What we are witnessing in Zimbabwe is the maturation and expansion, in real terms, of a polarised political space first construed by ZANU in 1963, put to paper in its 1979 Grand Plan White Paper and effected from 1980. This is a space whose primary ideological concern is the security and safety of ethnic Shona people while increasing the vulnerability of other ethnic groups with the expectation of their eventual annihilation.
It is a political space that has overseen a successful blending of this and the next generation of politicians; learned politicians who are well-spoken on the podium but who fall acutely short when it comes to credibility and integrity. The moment they switch off their tablet or paper script, the memory of the speech content is deleted, never to be retrieved.
The 30/07/2018 elections were testimony of the success of ZANU PF’s patience, heavy investment and commitment to the 1979 Grand Plan; the main opposition exhibited characteristics not dissimilar to its experienced mentor; the only difference was in that the MDC came across like an inferior copy of the original copy that ZANU PF is. The Alliance had no clear plan and goals of how to address Matabeleland’s distinct but clear concerns about politics in Zimbabwe.
What we are increasingly seeing is the old ideological imprints in what is meant to be the new generation politics. We have an opposition leadership whose only desire is power not change. Our concern is their lack of commitment to addressing Matabeleland-specific issues; these people are maintaining a political space that does not give its Matabeleland victims the benefit of the doubt when it comes to allegations of political abuse. They simply choose not to err on that side of caution, rather they are flippant in their sympathetic view of the accused systems and never open themselves to the side of the victim.
The consequence is a calculated denial of the Gukurahundi murders and open refusal to accept liability by the State which has forced many of our people to retreat into lifeless existence, dying in the shadows of buried psychological trauma and painful memories.
For reasons best known only to them, some of our own people have opted for the principle: ‘let all things past, pass’ and in the process aligned themselves with the aggressor; we respect their right of choice and hope they in turn will respect our right to fight for real justice.
Ignoring injustice does not delete it, it does not mean it is gone; letting all things past, pass does not empower Matabeleland but conveniently minimises the impact of the genocide while stopping a genuine healing process that would genuinely empower our people and help affected communities create a new way of remembering that past. Direct and honest engagement is the only way in which we shall change the memory of our past into a hope for our future.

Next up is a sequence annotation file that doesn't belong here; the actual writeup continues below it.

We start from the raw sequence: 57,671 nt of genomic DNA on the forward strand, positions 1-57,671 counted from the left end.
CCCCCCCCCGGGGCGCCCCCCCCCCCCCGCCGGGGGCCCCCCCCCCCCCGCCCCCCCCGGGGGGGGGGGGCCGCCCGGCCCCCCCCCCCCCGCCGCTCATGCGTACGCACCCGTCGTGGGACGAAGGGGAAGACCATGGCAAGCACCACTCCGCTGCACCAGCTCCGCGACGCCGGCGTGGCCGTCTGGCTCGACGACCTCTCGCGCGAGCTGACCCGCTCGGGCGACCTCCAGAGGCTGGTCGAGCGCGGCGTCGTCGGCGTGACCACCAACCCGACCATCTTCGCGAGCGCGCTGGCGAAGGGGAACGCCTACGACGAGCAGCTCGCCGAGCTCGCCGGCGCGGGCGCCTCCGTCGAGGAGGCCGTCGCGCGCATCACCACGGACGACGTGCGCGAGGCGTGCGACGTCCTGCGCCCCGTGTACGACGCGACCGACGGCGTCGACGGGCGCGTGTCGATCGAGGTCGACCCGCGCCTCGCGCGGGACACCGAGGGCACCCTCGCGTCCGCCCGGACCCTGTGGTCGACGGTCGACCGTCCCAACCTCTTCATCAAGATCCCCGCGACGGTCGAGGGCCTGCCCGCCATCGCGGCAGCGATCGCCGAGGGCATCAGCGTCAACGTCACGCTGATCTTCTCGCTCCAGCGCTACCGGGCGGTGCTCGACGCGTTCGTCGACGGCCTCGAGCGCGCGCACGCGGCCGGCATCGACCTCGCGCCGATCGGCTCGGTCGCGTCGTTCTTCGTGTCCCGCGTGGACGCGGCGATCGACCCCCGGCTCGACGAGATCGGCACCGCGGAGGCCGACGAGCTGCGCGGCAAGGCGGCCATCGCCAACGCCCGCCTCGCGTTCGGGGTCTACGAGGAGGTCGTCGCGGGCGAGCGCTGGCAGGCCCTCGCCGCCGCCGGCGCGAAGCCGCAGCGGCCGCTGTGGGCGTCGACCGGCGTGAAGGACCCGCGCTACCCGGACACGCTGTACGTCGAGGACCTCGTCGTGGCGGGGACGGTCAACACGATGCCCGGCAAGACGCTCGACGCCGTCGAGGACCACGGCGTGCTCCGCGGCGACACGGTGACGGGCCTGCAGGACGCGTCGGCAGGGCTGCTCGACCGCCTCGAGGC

We need to understand what inspires this movement of let all things past, pass. It is naive to expect a fair conclusion from an arsonist’s investigation of his own fire. Those calling for forgetting and moving on are led not by a desire for peace but arrogance and self-preservation. The real and perceived lack of influence of Matabeleland within the Zimbabwean political space drives that ideological location; investigating Gukurahundi is a ‘waste’ of resources to the largely ethnic Shona constituency that wields real power in the country’s politics.
In this space Matabeleland and any individuals identified or classed as Ndebeles by the system largely occupy weak and marginalised positions; our rights continue to shrink as does our peace and liberty. This a cleverly monitored space that turns victims into aggressors; whenever we question the unfair system and the institutions that facilitate tribalism and by extension our unjust treatment, we are vilified and called tribalists; we are tribalists for pointing out tribalism and tribalists while real tribalists and apologists for the tribal systems and institutions are immortalised.
The irrational act of blaming Matabeleland victims is self-serving deception that forms gratuitous cover for the aggressors in ZANU PF. It allows them an assumed right to sit in judgment, imagining some mystical justice over the delusional crimes created for victims, thus ensuring the aggressors’ own safety.
We know that even at the best of times, ethnic Shona dominated political organisations are in denial of Gukurahundi atrocities; the issue is temporarily included in their populist campaign messages out of political need not principle. There remains a large number of ethnic Shona people spread across a wide socio-political background who, although viewing the Gukurahundi atrocities as gruesome, see the intervention as a political necessity at the time.
Our biggest concern as people of Matabeleland is that Zimbabwe’s independence has been a moral and intellectual humiliation to our desires and expectations of freedom and independence. All right-minded people will acknowledge that the ZANU PF leadership has overseen a collective failure of government – and a collapse of will by the Zimbabwean establishment – to deliver on the mandate of the people of Matabeleland. Our mandate is the creation of an economy and politics that not only provides better quality of life but ensures equal access to opportunity, and a social space that acknowledges difference.
If the MDC Alliance represents the next generation of politics but is not prepared to save us, the next generation, we are already in deep trouble. The Zimbabwean system and institutions as they stand today are an assault on democracy, they continue to cheat the Matabeleland electorate of their right to be themselves. However, we will not despair but fight till real change happens, and things that are important to us are viewed as such.